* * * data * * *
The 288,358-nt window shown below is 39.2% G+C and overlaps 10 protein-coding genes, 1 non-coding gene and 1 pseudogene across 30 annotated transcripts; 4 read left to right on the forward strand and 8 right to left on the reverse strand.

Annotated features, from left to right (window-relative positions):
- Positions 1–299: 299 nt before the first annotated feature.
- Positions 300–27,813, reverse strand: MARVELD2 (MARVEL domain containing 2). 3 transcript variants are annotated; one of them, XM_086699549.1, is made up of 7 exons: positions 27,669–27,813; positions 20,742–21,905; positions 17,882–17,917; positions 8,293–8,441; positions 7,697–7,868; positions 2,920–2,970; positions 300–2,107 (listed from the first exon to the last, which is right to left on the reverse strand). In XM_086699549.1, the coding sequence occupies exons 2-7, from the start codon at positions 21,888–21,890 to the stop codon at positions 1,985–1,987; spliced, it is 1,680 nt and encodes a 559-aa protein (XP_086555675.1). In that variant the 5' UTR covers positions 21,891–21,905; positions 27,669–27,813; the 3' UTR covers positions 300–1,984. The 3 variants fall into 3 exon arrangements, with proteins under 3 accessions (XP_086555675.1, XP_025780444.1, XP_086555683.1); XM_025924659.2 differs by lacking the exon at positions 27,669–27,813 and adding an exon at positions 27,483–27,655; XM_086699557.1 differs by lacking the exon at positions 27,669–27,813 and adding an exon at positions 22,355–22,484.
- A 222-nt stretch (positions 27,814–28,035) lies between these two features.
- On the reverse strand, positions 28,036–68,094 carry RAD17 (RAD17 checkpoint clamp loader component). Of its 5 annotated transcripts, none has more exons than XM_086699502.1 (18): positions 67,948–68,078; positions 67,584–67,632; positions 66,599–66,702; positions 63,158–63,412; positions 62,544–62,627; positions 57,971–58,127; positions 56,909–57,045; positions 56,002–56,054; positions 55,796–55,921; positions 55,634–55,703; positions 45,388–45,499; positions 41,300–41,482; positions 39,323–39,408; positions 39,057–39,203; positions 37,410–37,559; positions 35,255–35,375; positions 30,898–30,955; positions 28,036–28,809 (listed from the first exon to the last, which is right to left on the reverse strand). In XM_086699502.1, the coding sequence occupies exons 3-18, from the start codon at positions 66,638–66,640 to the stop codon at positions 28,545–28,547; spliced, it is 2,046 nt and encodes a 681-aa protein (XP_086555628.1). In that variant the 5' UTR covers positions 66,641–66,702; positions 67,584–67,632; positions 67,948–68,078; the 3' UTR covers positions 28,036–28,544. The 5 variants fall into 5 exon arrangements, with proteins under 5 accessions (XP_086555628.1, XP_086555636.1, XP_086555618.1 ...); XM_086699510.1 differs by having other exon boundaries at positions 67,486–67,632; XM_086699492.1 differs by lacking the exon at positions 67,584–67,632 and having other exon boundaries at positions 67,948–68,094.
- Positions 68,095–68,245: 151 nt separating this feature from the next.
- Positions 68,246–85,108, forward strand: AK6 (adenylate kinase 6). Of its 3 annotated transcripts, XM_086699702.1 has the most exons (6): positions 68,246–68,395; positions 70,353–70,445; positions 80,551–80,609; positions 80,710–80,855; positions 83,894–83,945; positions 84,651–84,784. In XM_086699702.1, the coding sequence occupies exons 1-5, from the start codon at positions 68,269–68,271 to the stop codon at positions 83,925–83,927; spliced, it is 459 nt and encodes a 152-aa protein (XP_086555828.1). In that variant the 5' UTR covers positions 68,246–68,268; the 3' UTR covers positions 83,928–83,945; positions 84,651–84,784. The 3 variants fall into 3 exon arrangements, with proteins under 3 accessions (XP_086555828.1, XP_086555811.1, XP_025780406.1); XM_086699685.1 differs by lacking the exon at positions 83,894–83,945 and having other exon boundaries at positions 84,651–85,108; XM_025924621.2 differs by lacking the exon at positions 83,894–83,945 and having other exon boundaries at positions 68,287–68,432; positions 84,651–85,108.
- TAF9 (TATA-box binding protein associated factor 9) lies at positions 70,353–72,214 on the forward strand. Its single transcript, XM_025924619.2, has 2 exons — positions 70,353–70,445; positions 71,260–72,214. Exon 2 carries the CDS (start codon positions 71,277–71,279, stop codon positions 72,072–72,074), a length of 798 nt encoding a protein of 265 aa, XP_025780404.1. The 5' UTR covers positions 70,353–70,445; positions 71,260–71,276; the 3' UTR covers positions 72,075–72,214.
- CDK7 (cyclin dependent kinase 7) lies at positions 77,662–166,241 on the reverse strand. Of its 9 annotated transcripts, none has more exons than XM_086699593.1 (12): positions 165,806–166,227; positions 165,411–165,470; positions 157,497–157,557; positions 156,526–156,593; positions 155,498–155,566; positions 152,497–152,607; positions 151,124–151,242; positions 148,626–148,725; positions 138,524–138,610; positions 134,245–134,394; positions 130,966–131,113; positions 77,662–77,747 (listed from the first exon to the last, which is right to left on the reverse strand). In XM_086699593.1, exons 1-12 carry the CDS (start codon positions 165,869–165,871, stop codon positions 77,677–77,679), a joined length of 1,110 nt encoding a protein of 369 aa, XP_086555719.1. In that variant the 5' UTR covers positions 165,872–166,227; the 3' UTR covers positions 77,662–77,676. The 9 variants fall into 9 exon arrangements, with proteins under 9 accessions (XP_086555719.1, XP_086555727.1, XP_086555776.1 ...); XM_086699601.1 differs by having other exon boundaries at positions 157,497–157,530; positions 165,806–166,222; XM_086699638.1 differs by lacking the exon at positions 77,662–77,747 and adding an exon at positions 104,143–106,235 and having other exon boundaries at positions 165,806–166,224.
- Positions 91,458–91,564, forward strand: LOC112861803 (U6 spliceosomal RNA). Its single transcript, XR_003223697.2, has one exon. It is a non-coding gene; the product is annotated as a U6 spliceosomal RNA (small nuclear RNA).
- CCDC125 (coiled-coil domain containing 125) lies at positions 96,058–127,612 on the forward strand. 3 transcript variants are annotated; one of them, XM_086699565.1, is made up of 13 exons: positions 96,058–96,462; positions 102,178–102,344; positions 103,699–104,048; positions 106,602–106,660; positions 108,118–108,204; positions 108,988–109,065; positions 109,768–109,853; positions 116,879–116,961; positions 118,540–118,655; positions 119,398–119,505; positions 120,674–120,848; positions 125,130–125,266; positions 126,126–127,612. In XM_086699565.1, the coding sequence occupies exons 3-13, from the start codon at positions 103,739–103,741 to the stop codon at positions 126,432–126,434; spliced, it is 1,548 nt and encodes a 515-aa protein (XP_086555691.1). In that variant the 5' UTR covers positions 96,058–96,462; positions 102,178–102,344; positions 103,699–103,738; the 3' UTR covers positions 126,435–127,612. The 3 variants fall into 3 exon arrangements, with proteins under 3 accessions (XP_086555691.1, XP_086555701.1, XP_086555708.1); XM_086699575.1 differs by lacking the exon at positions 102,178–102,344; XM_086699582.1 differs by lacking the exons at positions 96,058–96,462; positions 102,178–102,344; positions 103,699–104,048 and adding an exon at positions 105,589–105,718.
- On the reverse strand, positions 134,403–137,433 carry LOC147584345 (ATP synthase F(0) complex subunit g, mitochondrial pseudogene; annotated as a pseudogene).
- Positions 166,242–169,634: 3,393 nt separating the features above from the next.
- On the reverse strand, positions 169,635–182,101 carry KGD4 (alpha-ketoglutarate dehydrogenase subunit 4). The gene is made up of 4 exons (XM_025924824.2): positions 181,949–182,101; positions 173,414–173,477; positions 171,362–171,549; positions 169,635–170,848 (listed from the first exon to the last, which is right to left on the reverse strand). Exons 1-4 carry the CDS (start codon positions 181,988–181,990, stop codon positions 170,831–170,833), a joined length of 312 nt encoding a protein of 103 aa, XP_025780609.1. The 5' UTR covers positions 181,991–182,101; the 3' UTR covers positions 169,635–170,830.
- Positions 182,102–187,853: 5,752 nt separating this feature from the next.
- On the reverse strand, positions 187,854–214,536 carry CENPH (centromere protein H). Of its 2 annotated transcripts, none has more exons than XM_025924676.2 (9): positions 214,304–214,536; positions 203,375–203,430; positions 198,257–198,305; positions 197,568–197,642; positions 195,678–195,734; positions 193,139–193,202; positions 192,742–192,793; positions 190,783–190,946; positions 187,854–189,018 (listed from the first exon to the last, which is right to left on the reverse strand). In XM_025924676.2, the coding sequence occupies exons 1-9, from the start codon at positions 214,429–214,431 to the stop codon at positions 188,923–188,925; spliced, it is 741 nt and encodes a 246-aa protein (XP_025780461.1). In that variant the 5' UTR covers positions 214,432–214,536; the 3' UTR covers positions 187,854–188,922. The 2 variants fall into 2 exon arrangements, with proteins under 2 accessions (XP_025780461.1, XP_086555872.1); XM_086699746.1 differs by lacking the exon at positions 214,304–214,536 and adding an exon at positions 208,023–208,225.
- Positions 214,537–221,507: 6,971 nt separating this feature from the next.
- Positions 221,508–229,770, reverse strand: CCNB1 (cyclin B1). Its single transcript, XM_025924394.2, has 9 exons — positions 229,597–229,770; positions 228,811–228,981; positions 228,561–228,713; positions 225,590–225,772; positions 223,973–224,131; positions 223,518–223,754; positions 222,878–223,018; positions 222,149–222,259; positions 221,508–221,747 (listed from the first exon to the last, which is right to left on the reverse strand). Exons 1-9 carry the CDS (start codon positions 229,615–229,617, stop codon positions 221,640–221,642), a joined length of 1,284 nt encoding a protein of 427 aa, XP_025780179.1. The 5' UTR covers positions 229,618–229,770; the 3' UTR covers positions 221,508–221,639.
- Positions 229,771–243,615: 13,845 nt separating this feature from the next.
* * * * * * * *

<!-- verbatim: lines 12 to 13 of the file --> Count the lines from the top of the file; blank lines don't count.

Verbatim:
- CCDC125 (coiled-coil domain containing 125) lies at positions 96,058–127,612 on the forward strand. 3 transcript variants are annotated; one of them, XM_086699565.1, is made up of 13 exons: positions 96,058–96,462; positions 102,178–102,344; positions 103,699–104,048; positions 106,602–106,660; positions 108,118–108,204; positions 108,988–109,065; positions 109,768–109,853; positions 116,879–116,961; positions 118,540–118,655; positions 119,398–119,505; positions 120,674–120,848; positions 125,130–125,266; positions 126,126–127,612. In XM_086699565.1, the coding sequence occupies exons 3-13, from the start codon at positions 103,739–103,741 to the stop codon at positions 126,432–126,434; spliced, it is 1,548 nt and encodes a 515-aa protein (XP_086555691.1). In that variant the 5' UTR covers positions 96,058–96,462; positions 102,178–102,344; positions 103,699–103,738; the 3' UTR covers positions 126,435–127,612. The 3 variants fall into 3 exon arrangements, with proteins under 3 accessions (XP_086555691.1, XP_086555701.1, XP_086555708.1); XM_086699575.1 differs by lacking the exon at positions 102,178–102,344; XM_086699582.1 differs by lacking the exons at positions 96,058–96,462; positions 102,178–102,344; positions 103,699–104,048 and adding an exon at positions 105,589–105,718.
- On the reverse strand, positions 134,403–137,433 carry LOC147584345 (ATP synthase F(0) complex subunit g, mitochondrial pseudogene; annotated as a pseudogene).